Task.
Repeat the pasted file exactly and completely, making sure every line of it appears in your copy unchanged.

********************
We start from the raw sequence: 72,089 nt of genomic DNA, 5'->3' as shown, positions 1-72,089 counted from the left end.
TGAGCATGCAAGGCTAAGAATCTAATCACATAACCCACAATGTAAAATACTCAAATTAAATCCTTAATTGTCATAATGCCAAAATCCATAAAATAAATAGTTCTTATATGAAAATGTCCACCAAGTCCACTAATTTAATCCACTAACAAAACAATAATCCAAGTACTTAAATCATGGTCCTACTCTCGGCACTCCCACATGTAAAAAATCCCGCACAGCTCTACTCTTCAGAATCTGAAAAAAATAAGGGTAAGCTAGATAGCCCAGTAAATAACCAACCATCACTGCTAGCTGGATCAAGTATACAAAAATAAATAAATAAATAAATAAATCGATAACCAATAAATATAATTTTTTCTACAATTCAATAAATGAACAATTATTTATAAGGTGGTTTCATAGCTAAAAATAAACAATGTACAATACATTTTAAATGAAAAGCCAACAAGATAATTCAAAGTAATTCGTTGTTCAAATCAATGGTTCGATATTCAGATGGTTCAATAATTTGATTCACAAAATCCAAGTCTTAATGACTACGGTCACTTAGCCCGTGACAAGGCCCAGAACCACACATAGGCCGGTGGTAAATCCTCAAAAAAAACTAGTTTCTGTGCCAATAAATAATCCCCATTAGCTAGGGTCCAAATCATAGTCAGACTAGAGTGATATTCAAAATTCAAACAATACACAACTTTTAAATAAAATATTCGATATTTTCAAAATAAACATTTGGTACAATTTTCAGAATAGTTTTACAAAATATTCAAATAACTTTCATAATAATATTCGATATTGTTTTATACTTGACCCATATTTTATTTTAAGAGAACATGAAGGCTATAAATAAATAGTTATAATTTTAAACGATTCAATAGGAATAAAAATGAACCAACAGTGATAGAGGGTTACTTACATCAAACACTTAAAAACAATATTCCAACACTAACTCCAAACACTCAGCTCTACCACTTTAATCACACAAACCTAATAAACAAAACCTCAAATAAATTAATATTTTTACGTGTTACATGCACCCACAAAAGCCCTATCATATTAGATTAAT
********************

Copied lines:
We start from the raw sequence: 72,089 nt of genomic DNA, 5'->3' as shown, positions 1-72,089 counted from the left end.
TGAGCATGCAAGGCTAAGAATCTAATCACATAACCCACAATGTAAAATACTCAAATTAAATCCTTAATTGTCATAATGCCAAAATCCATAAAATAAATAGTTCTTATATGAAAATGTCCACCAAGTCCACTAATTTAATCCACTAACAAAACAATAATCCAAGTACTTAAATCATGGTCCTACTCTCGGCACTCCCACATGTAAAAAATCCCGCACAGCTCTACTCTTCAGAATCTGAAAAAAATAAGGGTAAGCTAGATAGCCCAGTAAATAACCAACCATCACTGCTAGCTGGATCAAGTATACAAAAATAAATAAATAAATAAATAAATCGATAACCAATAAATATAATTTTTTCTACAATTCAATAAATGAACAATTATTTATAAGGTGGTTTCATAGCTAAAAATAAACAATGTACAATACATTTTAAATGAAAAGCCAACAAGATAATTCAAAGTAATTCGTTGTTCAAATCAATGGTTCGATATTCAGATGGTTCAATAATTTGATTCACAAAATCCAAGTCTTAATGACTACGGTCACTTAGCCCGTGACAAGGCCCAGAACCACACATAGGCCGGTGGTAAATCCTCAAAAAAAACTAGTTTCTGTGCCAATAAATAATCCCCATTAGCTAGGGTCCAAATCATAGTCAGACTAGAGTGATATTCAAAATTCAAACAATACACAACTTTTAAATAAAATATTCGATATTTTCAAAATAAACATTTGGTACAATTTTCAGAATAGTTTTACAAAATATTCAAATAACTTTCATAATAATATTCGATATTGTTTTATACTTGACCCATATTTTATTTTAAGAGAACATGAAGGCTATAAATAAATAGTTATAATTTTAAACGATTCAATAGGAATAAAAATGAACCAACAGTGATAGAGGGTTACTTACATCAAACACTTAAAAACAATATTCCAACACTAACTCCAAACACTCAGCTCTACCACTTTAATCACACAAACCTAATAAACAAAACCTCAAATAAATTAATATTTTTACGTGTTACATGCACCCACAAAAGCCCTATCATATTAGATTAAT